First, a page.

He said the Army has about 35 hospitals, 225 health and data clinics and 67 veterinary clinics making up an $8 billion inventory throughout the world. Because his organization's mission keeps changing, officials are constantly planning, designing, sustaining, fixing, repairing or developing facilities. VFA, he said, brought a consistent scientific approach to examining the Army's health facility inventory.

"We're moving from the boiler room to the board room," Kurmel said, referring to the approach.

Gayland Osteen, building operations manager at the General Services Department for Fulton County, Ga., said his county used to manage its 500 buildings and 5 million square feet "pretty much by the seat of the pants" when identifying and fixing problems. "It wasn't organized or prioritized," he said.

Through VFA's Web-based system, he said the county now amasses information on a consistent, objective and equitable basis and therefore recognizes or fixes problems before they occur. The database contains an updated history of a facility, including repairs and improvements, providing a defensible budget, he said.

However, states and municipalities aren't as far along as the federal government in using facilities management mainly because of a lack of experience and knowledge of the practice, Cholakis said. That situation likely won't get better because of revenue shortfalls many such governments currently face, he said.

But officials at federal agencies, such as NIH, GSA and FEMA, realize that a proactive plan helps them keep in line with governmental accounting standards. Web technology just makes that easier. Accessing information via the Web will make it easier for NIH to provide up-to-date information to federal budget authorities, Bain said.

"One thing they always ask us for is, 'Give me an update on your backlog of maintenance repairs.' So we plan on [telling whomever] it is at OMB, 'Here's how you go in and look for that,' " he said. "Our goal is once we have the data in there and they make that request, we can just say, 'Go to this site, you can look [at] it on your computer screen by doing this, or if you want to report, do this.' "

Cholakis said standardizing the process across an enterprise could enable an oversight or legislative group to compare agency facilities fairly and equitably.

In addition to the Web-based CPMS system, he said VFA has also developed a Web-based application through which a property manager or on-site architect can remotely enter detailed information into a questionnaire.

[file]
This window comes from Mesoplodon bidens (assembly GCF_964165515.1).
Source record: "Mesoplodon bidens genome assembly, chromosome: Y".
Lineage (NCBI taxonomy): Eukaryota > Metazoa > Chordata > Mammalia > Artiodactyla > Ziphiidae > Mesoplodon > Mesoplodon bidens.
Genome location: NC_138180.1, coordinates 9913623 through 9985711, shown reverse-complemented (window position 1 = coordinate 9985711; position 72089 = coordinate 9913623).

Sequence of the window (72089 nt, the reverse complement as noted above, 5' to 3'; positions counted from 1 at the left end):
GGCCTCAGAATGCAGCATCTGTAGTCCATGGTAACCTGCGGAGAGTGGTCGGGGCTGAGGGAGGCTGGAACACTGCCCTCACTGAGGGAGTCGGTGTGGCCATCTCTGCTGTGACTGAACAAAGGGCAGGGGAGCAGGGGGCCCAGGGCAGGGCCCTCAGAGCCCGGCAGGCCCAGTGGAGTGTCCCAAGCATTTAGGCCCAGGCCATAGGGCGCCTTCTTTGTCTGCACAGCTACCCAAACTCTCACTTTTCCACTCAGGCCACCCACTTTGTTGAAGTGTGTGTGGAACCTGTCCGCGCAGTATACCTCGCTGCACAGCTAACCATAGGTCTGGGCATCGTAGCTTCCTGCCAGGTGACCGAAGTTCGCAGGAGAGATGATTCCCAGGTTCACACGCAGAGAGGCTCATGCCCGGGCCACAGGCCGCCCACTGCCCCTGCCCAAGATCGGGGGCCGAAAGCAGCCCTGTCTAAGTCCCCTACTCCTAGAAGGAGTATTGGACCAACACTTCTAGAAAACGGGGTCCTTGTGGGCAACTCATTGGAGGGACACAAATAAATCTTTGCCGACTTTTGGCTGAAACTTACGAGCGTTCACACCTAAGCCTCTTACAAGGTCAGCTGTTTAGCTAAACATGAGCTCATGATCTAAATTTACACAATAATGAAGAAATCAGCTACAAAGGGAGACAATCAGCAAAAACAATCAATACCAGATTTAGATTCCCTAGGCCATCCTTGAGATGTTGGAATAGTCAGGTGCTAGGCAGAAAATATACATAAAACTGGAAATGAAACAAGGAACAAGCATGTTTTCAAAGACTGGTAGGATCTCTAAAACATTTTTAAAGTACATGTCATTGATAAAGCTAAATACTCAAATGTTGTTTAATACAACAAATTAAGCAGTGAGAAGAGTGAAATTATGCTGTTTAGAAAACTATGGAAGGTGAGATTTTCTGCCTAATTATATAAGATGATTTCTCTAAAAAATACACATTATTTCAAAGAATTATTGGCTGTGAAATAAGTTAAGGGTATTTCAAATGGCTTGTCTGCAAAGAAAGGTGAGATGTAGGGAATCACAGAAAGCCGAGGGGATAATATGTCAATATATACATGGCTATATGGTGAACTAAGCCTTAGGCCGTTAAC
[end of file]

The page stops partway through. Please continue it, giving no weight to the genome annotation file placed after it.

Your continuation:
"We actually ask questions," he said, such as "Does your roof look like this?" or "Do you have pools of water like this?" with accompanying illustrations. "The data is then crunched, and at the end of the process, you end up with a prioritization and a cost in terms of requirements or deficiencies on a building-by-building basis."

The system will accurately indicate budgetary requirements within 10 percent to 20 percent, Cholakis said, meaning that an agency such as GSA — which employs this application — can pinpoint building "hot spots" that need to be addressed first.

"That would be considered as the first pass for any distributed organization," he said. "In other words, for the GSA, it would be impossible to do a detailed condition audit of all the portfolio. It simply would be too much work and potentially too costly," he said.

Most facility management applications have been "Webified," said Michael Bell, a Gartner Inc. research director who covers the market. "It's becoming almost mandatory for facility management.... The Web is becoming a pretty standard requirement."

Bell said that a lot of technology companies, such as Archibus Inc. and Aperture Technologies Inc., provide such software and help integrate them as enterprise solutions. However, Gartner "looks askance at software companies that purport to be in the consulting business," he said, adding that he had not heard of VFA or its business model.

There are lots of companies that conduct facility assessments, and there are other companies with software to manage the data, Bain said, "but it was hard to find a company [like VFA] that kind of did both."


Web-based approach

Web-based facilities management is the monitoring and long-term planning of real property, equipment and mechanical and electrical systems with software designed to help collect building data and determine long-term costs.

Benefits include:

* Access to a secure, hosted central repository of information.

* Better methodology for inspection, capital planning and procurement.

* The ability to track repairs and other improvements.

* Risk mitigation.

* Better quantitative and qualitative data to defend appropriate funding for budgets.

* Low information technology and implementation costs.